The Apocalypse Theory DVD is now available!
It costs $13.99 (free domestic shipping) and comes with the following special features:
- 3 alternate/extended scenes
- 4 cast and crew commentaries
- Over an hour of outtakes and behind-the-scenes footage, chronicling production from the first to the last day
- Short film: Frank the Assassin
- Music video: The Specktators “Neon Lights”
- A Secret
Not to mention the greatest film ever, in glorious 16:9 widescreen and triumphant mono sound.
You can also rent the movie (streaming) or purchase an HD download.
Thank you so much for accompanying us on this adventure. You can help us conclude our quest by sharing the film with everyone else who’s cool enough to care.
How we made the DVD
Back in March, Cam and I were feeling quite pleased with ourselves. Assisted by the immeasurable talents of a volunteer cast and crew, we had shot, cut, cleaned up, and premiered Apocalypse Theory. All we had to do now was make a DVD. Throw some special features on there, make a neat little menu, maybe an Easter egg, and we’re good. No problem.
Alas, like every part of production, there was a bit more to this process than we expected, and we learned a lot along the way. Here’s a breakdown of how we did it. I’m hoping this can be useful for anybody else trying to make an ambitious DVD on a shoestring budget, so my apologies, it will get a bit technical, particularly in the “Hardware” and “Authoring” sections.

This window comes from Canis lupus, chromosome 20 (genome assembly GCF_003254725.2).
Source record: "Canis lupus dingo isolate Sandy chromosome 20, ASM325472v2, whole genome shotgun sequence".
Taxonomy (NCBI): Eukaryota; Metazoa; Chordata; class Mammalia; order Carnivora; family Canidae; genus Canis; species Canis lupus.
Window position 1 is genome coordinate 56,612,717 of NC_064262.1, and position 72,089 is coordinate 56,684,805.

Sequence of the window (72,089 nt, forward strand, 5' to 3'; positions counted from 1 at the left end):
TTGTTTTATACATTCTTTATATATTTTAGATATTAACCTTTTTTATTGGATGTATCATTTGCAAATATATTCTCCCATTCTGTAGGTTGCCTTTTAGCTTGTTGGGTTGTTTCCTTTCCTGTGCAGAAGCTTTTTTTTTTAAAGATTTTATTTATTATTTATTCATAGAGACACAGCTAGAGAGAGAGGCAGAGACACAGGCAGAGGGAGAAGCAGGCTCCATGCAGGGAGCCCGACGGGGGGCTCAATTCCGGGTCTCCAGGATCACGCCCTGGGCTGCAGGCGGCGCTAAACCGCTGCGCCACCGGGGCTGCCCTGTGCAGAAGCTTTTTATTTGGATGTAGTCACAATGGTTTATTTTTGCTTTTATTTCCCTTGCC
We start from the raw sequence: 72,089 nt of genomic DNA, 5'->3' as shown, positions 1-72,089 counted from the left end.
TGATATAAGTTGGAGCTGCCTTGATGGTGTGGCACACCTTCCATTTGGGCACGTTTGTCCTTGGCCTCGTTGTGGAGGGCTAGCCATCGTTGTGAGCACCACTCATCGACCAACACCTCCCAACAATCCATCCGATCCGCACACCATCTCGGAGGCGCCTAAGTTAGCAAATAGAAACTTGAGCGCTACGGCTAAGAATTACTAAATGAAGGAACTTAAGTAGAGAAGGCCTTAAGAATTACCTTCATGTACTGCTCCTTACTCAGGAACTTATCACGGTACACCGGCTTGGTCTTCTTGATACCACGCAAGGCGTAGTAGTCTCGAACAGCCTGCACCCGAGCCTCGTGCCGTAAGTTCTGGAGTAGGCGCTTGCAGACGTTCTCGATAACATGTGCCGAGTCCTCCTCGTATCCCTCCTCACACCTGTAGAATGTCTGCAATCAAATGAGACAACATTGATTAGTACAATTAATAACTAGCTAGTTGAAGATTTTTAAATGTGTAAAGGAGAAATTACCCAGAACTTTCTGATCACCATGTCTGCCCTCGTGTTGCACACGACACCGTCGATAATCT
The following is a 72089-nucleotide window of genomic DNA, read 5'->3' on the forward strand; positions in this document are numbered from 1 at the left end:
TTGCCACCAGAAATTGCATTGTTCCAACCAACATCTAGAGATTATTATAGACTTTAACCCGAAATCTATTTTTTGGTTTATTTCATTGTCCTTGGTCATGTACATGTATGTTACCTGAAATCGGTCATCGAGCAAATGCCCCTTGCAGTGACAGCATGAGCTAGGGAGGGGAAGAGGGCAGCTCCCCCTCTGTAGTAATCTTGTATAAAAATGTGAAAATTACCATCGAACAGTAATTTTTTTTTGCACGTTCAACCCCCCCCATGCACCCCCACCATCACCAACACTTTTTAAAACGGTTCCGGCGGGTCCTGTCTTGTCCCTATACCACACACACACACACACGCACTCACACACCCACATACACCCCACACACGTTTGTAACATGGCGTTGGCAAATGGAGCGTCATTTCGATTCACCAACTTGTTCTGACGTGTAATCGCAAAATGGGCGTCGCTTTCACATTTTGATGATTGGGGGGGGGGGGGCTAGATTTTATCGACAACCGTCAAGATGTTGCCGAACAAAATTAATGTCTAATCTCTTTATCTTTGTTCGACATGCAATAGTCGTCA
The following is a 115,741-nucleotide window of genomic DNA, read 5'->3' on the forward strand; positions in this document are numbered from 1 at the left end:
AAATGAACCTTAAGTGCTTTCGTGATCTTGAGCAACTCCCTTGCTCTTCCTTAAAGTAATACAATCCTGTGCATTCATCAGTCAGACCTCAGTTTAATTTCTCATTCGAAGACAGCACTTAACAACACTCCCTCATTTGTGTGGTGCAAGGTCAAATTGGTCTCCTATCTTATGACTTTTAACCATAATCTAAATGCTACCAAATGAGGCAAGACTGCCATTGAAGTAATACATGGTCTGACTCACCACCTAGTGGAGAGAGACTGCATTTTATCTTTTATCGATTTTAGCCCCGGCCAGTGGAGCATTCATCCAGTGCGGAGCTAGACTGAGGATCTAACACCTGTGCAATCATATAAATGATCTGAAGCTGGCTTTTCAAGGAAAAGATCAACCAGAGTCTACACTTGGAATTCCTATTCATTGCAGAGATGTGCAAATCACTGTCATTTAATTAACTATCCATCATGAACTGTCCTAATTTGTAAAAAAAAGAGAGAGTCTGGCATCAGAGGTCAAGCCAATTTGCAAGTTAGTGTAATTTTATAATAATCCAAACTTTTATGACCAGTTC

The first piece of the puzzle was our machine. Post-production took place on university equipment, which was quite nice, but you lose access to that kind of thing as you get older. We needed a new work station.
Cinematographer Maria Palmö and composer Matt Riggs, our veritable partners-in-cinema throughout this and other projects, found the solution: Hackintosh. It’s a faux-Apple computer that you build at home using third-party hardware from specific vendors (everything has to be compatible with Mac software). The result, which they named “The Animus” runs more or less like a Mac, but cost far less, giving us access to capabilities that would otherwise be outside our budget. There’s a little extra upkeep required, but it absolutely soars. Processes that used to take days are now ready within the hour. That’s important, given all the exporting and file conversion we’d have to do later.
The Animus has a hard drive for storage and a solid state drive for running applications, but most of our files were already stored on two 2-TB external hard drives from Buffalo. It’s faster to do things locally, when convenient, but the externals ran pretty smoothly with a firewire connection.
It’s important to note that any time you’re using external drives, you want to make sure they’re formatted correctly. My mistake here resulted in the inability to move anything onto the drive that was bigger than 10 GB, and we suspect it may have been responsible for some other issues we experienced. Naturally, we backed everything up in a couple places. You never know what can happen, and you definitely don’t want to lose any footage.
Cam made the special features. They’re really cool. I can’t say much about them, because we’re saving that information for Friday. Come back Friday.